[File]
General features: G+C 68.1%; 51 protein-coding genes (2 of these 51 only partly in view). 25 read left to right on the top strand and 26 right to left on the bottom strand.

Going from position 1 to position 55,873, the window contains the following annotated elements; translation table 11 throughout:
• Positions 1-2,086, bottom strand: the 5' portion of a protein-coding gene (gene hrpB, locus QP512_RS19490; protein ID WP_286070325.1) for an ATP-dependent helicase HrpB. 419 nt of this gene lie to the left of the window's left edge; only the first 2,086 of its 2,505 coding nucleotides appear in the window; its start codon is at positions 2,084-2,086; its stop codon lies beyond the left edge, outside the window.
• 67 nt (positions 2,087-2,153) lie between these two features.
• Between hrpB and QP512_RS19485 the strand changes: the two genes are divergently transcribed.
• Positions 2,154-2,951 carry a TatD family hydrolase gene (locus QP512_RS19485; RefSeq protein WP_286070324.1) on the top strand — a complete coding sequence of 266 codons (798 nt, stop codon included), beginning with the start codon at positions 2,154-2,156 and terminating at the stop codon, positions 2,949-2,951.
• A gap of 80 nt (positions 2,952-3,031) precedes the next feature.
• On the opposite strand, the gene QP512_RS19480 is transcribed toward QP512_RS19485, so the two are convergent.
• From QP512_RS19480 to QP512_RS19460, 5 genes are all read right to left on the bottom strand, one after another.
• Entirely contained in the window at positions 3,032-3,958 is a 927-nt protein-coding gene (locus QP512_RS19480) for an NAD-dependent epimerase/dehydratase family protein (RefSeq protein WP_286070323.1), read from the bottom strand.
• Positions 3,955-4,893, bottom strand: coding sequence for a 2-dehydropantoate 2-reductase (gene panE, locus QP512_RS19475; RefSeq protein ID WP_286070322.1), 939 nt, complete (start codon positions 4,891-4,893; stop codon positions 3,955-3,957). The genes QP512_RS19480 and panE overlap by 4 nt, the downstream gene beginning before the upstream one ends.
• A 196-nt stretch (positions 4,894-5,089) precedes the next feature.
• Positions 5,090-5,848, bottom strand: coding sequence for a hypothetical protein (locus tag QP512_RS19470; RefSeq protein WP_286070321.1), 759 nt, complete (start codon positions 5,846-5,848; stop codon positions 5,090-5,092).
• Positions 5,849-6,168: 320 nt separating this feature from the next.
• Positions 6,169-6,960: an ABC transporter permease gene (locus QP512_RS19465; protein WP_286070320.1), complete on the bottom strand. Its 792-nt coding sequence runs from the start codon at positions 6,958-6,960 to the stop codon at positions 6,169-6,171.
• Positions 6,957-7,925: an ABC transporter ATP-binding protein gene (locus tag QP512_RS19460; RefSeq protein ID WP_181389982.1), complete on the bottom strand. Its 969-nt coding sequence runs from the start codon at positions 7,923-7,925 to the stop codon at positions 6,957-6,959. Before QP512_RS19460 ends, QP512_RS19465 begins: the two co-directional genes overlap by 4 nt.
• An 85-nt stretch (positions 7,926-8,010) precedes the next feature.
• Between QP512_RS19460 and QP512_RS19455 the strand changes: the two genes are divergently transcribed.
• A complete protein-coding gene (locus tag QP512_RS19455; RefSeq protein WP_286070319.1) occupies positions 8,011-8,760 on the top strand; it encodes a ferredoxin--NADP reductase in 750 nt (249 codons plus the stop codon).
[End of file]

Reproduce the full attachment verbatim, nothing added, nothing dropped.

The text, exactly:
General features: G+C 68.1%; 51 protein-coding genes (2 of these 51 only partly in view). 25 read left to right on the top strand and 26 right to left on the bottom strand.

Going from position 1 to position 55,873, the window contains the following annotated elements; translation table 11 throughout:
• Positions 1-2,086, bottom strand: the 5' portion of a protein-coding gene (gene hrpB, locus QP512_RS19490; protein ID WP_286070325.1) for an ATP-dependent helicase HrpB. 419 nt of this gene lie to the left of the window's left edge; only the first 2,086 of its 2,505 coding nucleotides appear in the window; its start codon is at positions 2,084-2,086; its stop codon lies beyond the left edge, outside the window.
• 67 nt (positions 2,087-2,153) lie between these two features.
• Between hrpB and QP512_RS19485 the strand changes: the two genes are divergently transcribed.
• Positions 2,154-2,951 carry a TatD family hydrolase gene (locus QP512_RS19485; RefSeq protein WP_286070324.1) on the top strand — a complete coding sequence of 266 codons (798 nt, stop codon included), beginning with the start codon at positions 2,154-2,156 and terminating at the stop codon, positions 2,949-2,951.
• A gap of 80 nt (positions 2,952-3,031) precedes the next feature.
• On the opposite strand, the gene QP512_RS19480 is transcribed toward QP512_RS19485, so the two are convergent.
• From QP512_RS19480 to QP512_RS19460, 5 genes are all read right to left on the bottom strand, one after another.
• Entirely contained in the window at positions 3,032-3,958 is a 927-nt protein-coding gene (locus QP512_RS19480) for an NAD-dependent epimerase/dehydratase family protein (RefSeq protein WP_286070323.1), read from the bottom strand.
• Positions 3,955-4,893, bottom strand: coding sequence for a 2-dehydropantoate 2-reductase (gene panE, locus QP512_RS19475; RefSeq protein ID WP_286070322.1), 939 nt, complete (start codon positions 4,891-4,893; stop codon positions 3,955-3,957). The genes QP512_RS19480 and panE overlap by 4 nt, the downstream gene beginning before the upstream one ends.
• A 196-nt stretch (positions 4,894-5,089) precedes the next feature.
• Positions 5,090-5,848, bottom strand: coding sequence for a hypothetical protein (locus tag QP512_RS19470; RefSeq protein WP_286070321.1), 759 nt, complete (start codon positions 5,846-5,848; stop codon positions 5,090-5,092).
• Positions 5,849-6,168: 320 nt separating this feature from the next.
• Positions 6,169-6,960: an ABC transporter permease gene (locus QP512_RS19465; protein WP_286070320.1), complete on the bottom strand. Its 792-nt coding sequence runs from the start codon at positions 6,958-6,960 to the stop codon at positions 6,169-6,171.
• Positions 6,957-7,925: an ABC transporter ATP-binding protein gene (locus tag QP512_RS19460; RefSeq protein ID WP_181389982.1), complete on the bottom strand. Its 969-nt coding sequence runs from the start codon at positions 7,923-7,925 to the stop codon at positions 6,957-6,959. Before QP512_RS19460 ends, QP512_RS19465 begins: the two co-directional genes overlap by 4 nt.
• An 85-nt stretch (positions 7,926-8,010) precedes the next feature.
• Between QP512_RS19460 and QP512_RS19455 the strand changes: the two genes are divergently transcribed.
• A complete protein-coding gene (locus tag QP512_RS19455; RefSeq protein WP_286070319.1) occupies positions 8,011-8,760 on the top strand; it encodes a ferredoxin--NADP reductase in 750 nt (249 codons plus the stop codon).